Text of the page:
The lady comes dressed to kill for the third day's hunt: Her hair is adorned with jewels, and she is wearing a daringly low-cut dress. The poet comments that Gawain is in the greatest danger and that the Virgin Mary must defend him, for clearly he is beginning to enjoy his seduction. Nonetheless, Gawain realizes that he must finally make a decisive refusal of the lady's advances; there will be no more graceful sidestepping and verbal sparring. Gawain abandons the indirect language of courtly love and declares that he has no lover to keep him from the lady, but he will not take any lover. In doing so, he invokes St. John. Gawain may be referring to John the Baptist, who, much like Gawain, lived in the wilderness and was killed by beheading. But it seems more likely that he means John the Evangelist, a saint revered as a model of chastity and the constant companion of the Virgin Mary in medieval depictions of the Crucifixion; his feast day, mentioned at line 1,023, is December 27.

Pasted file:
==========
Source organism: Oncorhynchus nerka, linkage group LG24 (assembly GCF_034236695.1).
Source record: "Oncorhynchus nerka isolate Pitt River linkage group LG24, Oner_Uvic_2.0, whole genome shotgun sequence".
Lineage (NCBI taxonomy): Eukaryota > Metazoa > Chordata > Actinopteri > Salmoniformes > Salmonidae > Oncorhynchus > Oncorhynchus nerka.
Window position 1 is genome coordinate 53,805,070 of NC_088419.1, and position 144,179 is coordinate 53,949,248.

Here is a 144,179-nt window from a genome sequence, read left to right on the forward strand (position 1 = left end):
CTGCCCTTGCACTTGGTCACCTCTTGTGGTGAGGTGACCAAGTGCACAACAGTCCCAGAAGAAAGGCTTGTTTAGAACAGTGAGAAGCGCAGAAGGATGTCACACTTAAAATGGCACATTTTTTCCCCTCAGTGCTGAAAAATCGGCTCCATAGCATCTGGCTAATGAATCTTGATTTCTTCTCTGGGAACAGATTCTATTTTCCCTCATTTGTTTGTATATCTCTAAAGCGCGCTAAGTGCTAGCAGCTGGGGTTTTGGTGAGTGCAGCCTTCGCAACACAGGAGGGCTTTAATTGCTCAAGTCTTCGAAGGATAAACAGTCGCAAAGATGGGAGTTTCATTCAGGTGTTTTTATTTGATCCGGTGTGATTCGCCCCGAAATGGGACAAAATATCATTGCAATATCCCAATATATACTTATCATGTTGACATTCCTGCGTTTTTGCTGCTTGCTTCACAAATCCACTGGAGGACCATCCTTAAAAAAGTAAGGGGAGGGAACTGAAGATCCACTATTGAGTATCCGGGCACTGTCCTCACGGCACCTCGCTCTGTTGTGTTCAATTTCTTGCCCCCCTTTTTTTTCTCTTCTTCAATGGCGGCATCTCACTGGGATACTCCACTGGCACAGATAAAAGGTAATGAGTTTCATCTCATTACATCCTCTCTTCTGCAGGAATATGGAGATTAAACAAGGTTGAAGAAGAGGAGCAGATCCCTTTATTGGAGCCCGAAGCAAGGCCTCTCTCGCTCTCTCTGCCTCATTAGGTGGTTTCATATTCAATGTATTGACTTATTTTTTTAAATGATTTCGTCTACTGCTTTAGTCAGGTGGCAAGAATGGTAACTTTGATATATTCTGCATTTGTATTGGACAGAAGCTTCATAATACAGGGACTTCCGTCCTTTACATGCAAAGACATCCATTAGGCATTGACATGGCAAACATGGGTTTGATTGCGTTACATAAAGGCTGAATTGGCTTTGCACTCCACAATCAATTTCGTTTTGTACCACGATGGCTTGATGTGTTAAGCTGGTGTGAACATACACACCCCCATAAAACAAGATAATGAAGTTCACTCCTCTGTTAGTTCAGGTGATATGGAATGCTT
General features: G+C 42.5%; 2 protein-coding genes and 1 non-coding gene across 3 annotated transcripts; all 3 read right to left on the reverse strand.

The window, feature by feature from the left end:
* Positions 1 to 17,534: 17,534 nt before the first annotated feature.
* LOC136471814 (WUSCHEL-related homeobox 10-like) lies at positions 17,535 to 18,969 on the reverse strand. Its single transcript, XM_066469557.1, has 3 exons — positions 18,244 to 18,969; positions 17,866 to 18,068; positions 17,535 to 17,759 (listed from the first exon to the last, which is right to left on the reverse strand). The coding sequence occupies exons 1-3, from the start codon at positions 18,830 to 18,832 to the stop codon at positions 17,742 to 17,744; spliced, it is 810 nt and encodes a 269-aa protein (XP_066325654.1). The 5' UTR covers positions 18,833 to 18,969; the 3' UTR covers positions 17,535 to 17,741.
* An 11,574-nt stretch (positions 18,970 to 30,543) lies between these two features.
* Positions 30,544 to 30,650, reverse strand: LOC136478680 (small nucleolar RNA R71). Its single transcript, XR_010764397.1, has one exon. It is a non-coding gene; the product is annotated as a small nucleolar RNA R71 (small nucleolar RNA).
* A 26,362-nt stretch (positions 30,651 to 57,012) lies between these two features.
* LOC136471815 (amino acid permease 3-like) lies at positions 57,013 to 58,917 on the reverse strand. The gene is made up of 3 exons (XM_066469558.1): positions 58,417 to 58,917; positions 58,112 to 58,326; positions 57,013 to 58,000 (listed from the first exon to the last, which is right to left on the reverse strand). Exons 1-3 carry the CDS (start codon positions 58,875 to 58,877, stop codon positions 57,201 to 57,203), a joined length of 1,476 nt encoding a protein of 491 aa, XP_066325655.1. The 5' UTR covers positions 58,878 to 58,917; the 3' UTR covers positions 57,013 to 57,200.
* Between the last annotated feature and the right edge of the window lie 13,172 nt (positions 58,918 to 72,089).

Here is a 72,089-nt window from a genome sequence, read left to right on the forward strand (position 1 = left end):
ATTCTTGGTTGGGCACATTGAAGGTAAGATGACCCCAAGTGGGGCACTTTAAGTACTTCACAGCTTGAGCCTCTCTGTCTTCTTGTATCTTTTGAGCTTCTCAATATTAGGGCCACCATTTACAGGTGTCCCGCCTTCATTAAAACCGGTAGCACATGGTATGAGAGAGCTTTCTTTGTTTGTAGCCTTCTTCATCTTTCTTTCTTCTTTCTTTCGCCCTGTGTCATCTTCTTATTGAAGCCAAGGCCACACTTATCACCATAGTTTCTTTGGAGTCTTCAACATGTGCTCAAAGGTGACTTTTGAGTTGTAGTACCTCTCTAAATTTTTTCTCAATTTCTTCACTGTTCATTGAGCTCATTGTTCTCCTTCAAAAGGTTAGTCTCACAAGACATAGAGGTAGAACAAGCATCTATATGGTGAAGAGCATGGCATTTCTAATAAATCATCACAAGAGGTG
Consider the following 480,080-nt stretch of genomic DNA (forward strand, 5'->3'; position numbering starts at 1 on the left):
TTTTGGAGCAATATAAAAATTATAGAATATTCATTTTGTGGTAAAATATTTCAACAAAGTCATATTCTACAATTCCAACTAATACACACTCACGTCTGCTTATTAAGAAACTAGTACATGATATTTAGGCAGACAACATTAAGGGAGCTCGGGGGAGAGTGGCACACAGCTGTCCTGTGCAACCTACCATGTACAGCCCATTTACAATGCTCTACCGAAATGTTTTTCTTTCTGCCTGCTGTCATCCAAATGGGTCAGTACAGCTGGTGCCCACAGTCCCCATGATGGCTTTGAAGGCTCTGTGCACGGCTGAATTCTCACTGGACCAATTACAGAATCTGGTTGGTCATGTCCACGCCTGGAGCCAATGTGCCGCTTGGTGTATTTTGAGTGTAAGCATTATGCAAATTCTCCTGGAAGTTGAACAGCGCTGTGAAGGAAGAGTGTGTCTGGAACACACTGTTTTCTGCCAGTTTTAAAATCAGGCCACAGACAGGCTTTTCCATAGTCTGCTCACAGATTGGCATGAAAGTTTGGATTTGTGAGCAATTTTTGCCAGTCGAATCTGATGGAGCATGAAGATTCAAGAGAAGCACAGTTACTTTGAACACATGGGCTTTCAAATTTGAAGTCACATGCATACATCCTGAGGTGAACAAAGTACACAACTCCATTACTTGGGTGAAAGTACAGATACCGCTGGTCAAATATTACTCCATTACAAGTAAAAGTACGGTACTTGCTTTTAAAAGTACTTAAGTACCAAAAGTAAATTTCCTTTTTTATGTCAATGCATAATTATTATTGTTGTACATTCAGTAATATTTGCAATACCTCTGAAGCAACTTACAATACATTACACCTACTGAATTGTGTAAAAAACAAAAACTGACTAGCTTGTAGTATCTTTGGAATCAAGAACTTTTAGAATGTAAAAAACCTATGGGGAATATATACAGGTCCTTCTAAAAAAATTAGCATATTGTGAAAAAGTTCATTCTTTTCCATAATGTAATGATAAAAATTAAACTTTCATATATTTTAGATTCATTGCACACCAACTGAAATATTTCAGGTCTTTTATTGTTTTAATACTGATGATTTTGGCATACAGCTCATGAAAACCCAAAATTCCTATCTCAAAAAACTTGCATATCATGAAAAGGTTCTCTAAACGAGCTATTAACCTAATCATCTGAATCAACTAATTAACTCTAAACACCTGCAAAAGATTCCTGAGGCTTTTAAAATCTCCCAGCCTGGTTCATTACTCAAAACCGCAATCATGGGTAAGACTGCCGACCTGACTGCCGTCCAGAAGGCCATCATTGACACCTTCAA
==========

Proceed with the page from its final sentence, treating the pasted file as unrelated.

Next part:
Gawain and the audience may think his unambiguous statement is the end of the matter. But the lady still has three more temptations to offer, although they are no longer sexual. The first is her request for a love-token from Gawain, a glove. A glove was a traditional lover's gift, but it was usually given by a woman to a man. Although Gawain has avoided the real sin in refusing his hostess's advances, the exchange of a love-token would still be an impropriety and an offense against his host, so Gawain sensibly responds that he did not pack any love-tokens for his travels. The lady tries another approach: She offers him one of her rings. The poet describes it as "red gold," like Gawain's pentangle — red being the usual medieval adjective for especially fine gold, and the poet comments that it must be worth a fortune. However, the ring also seems to have a red stone: the poet says it shines like the sun, with "blusschande" (blushing) beams. The poet's choice of colors is interesting given that red is always Gawain's color in the poem. Gawain flatly refuses the ring, making no more polite excuses. The lady changes her offer, saying that if the ring is too costly for him to accept, she will give him something of less value: her belt, made of green silk embroidered with gold, a clue that it is closely associated with the Green Knight himself. Gawain once more refuses any and all gifts from the lady, but she will not give up. Having first offered the belt as an item of little value, she then says the belt is far more valuable than it looks, because it has the power to protect the life of any knight who wears it. At last, Gawain's resolve weakens, and he accepts the gift.